Detroit used to be a place firemen from around the county would come to train because of the Devil's Night fires and the utter chaos unleashed in our city around Halloween.
Not anymore. Since the community has banded together to stop it, the night before Halloween is now known as Angels’ Night, and it’s a sign of big, lasting changes we’re seeing to turn around Detroit.
Picture this: from the 1970s to the 1990s, the city of Detroit was home to vandalism and arson on the night before Halloween. Historically, not-so-nice mischief took place on October 30th as early as the 1940s, although back then, it was seen as petty mischief by rotten kids – nothing epidemic to consider symbolic or a growing trend.
But that eventually changed, and fires raged on this night in the heart of the Motor City. Devil’s Night was at its peak in the 1980s, with more than 800 fires set in 1984 alone, and 500-800 fires in the three days and nights before Halloween each year.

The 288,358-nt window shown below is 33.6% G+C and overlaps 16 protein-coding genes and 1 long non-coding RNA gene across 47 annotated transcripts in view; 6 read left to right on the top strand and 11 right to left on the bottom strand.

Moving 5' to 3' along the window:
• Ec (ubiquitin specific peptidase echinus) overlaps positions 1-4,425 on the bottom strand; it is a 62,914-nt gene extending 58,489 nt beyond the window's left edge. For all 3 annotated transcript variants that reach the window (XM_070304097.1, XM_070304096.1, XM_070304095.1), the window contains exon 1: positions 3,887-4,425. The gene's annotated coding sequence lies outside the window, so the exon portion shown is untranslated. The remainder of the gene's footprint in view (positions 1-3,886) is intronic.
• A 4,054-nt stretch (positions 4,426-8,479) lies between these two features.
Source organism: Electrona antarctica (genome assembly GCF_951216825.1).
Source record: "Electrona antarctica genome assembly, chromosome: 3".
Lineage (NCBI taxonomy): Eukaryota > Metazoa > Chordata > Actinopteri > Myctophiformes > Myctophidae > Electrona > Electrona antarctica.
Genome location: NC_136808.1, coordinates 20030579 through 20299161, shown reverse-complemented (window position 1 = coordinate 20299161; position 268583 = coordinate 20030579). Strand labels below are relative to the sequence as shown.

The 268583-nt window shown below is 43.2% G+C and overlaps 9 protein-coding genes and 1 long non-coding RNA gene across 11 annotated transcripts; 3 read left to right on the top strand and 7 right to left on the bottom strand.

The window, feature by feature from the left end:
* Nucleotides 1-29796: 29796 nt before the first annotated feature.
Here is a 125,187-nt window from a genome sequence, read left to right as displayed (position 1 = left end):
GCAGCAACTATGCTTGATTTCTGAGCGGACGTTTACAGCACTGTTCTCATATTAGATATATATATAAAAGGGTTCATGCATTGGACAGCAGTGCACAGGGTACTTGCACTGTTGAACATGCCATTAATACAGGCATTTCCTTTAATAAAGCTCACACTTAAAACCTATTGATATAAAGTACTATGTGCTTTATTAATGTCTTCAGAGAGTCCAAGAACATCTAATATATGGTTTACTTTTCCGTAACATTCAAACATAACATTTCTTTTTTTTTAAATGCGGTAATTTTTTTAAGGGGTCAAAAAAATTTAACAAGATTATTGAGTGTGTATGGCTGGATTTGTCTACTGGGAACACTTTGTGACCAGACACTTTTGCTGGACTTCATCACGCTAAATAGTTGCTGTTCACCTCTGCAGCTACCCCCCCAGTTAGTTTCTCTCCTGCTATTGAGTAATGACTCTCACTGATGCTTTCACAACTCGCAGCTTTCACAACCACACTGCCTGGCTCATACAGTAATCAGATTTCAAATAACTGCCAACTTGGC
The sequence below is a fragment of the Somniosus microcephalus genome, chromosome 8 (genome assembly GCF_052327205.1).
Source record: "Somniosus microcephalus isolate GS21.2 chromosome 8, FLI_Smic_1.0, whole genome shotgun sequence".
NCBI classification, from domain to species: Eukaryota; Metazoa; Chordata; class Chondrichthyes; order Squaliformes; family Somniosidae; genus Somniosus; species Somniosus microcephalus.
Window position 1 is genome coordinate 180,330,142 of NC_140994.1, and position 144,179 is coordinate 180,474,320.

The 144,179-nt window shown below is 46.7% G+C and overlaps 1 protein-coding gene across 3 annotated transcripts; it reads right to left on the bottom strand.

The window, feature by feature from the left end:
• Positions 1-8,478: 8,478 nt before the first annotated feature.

Former Mayor Dennis Archer turned the tide in 1995 by creating what is now known as Angels’ Night. It was a true community-building effort, pulling together 50,000 volunteers to walk city streets and remind residents that some people do care deeply about the fate of this city.
The fires declined. In the last few years, if there were fires over this time period, it was less than 100 – not good, but not as bad as it had been for so long. The year 2015 had the fewest arson cases during this time in recent history.
What will you be doing this year around Halloween? Do you care about your city enough to show it some love?
We can only be as good as the worst among us, and what our neighbors do affects us all. This Halloween season, join me in shoring up the safety and respect for the city of Detroit, showing the world – and ourselves – that kindness matters and respect for our home is a community value.